''Where the past is venerated the clean and those who clean things up should be kept out. Piety is never happy without a little dust, dirt, and rubbish.''
''The best friend will probably get the best spouse, because a good marriage is based on the talent for friendship.''
''When our brain feels too weak to deal with our opponent's objections, our heart answers by casting suspicion on their underlying motives.''
''What we do in our dreams we also do when we are awake: we invent and make up the person we are dealing with—and immediately forget that we have done it.''
''Whoever knows he is deep tries to be clear, but whoever wants to seem deep to the crowd tries to be obscure. For the crowd supposes that anything it cannot see to the bottom must be deep: it is so timid and goes so unwillingly into the water.''
''To redeem man's past and to remodel all "it was" until the will says: "But thus I willed it! Thus shall I will it!"Mthis I called redemption, and this alone I taught them to call redemption.''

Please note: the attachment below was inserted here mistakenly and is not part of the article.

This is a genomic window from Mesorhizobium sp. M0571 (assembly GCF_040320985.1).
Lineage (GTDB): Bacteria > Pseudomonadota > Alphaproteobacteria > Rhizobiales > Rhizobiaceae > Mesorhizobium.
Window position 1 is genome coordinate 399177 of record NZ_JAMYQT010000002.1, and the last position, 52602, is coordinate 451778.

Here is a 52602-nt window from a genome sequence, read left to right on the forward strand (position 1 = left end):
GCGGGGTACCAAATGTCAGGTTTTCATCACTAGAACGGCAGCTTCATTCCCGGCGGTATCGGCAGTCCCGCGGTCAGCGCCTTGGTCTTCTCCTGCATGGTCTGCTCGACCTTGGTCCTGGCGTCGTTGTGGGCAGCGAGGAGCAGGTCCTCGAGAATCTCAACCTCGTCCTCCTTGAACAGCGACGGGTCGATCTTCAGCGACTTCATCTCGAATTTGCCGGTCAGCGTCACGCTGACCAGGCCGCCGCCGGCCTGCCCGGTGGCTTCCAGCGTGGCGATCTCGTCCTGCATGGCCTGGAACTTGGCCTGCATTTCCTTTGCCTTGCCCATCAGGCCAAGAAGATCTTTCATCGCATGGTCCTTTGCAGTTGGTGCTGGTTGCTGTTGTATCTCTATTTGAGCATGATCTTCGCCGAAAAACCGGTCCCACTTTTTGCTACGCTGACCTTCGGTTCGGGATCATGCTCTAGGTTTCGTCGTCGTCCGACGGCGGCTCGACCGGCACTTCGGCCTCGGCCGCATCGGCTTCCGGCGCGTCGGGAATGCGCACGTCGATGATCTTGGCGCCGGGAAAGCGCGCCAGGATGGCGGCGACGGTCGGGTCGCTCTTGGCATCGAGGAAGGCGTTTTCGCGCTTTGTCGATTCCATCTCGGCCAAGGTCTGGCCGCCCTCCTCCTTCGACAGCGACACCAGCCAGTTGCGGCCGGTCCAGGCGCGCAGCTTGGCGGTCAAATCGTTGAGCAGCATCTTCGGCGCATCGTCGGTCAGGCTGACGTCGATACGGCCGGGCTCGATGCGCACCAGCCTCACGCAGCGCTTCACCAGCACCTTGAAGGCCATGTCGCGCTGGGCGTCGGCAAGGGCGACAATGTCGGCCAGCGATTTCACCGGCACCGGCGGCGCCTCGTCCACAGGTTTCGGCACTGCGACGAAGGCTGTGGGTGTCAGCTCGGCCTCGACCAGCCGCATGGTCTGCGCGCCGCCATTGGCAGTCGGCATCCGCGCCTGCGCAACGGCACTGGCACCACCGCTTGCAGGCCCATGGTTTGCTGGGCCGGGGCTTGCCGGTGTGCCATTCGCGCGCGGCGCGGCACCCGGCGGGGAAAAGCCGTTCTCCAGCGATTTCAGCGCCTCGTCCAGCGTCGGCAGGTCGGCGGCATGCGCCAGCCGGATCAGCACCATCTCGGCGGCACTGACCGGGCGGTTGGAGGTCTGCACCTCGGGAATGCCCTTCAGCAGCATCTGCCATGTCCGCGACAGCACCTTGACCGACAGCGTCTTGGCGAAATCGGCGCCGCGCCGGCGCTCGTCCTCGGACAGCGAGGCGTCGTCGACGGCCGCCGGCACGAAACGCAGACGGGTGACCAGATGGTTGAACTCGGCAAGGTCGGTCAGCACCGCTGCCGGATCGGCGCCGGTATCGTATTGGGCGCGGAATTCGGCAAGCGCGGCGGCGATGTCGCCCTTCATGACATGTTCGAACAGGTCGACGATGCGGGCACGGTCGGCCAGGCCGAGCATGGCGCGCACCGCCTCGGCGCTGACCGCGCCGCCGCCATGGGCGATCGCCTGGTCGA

''The apprentice and the master love the master in different ways.''
''The enjoyment that all morality has given us to now and that it continues to give us—and so, what has kept it going up to now—lies in everyone's right, without lengthy investigation, to praise and blame. And who could endure life without praising and blaming!''
''A woman's pity, which is talkative, carries the sick person's bed to the public marketplace.''
''There are highly gifted spirits who are always infertile simply because, owing to a weakness in temperament, they are too impatient to wait out their pregnancy to term.''
''There are horrible people who, instead of solving a problem, tangle it up and make it harder to solve for anyone who wants to deal with it. Whoever does not know how to hit the nail on the head should be asked not to hit it at all.''
''The object of convalescence ought to be to turn our attention to life: at other times, simply to our tasks!''
''A reader is doubly guilty of bad manners against an author when he praises his second book at the expense of his first (or vice versa) and then expects the author to be grateful for what he has done.''
''To our strongest impulse, to the tyrant in us, not only our reason but also our conscience yields.''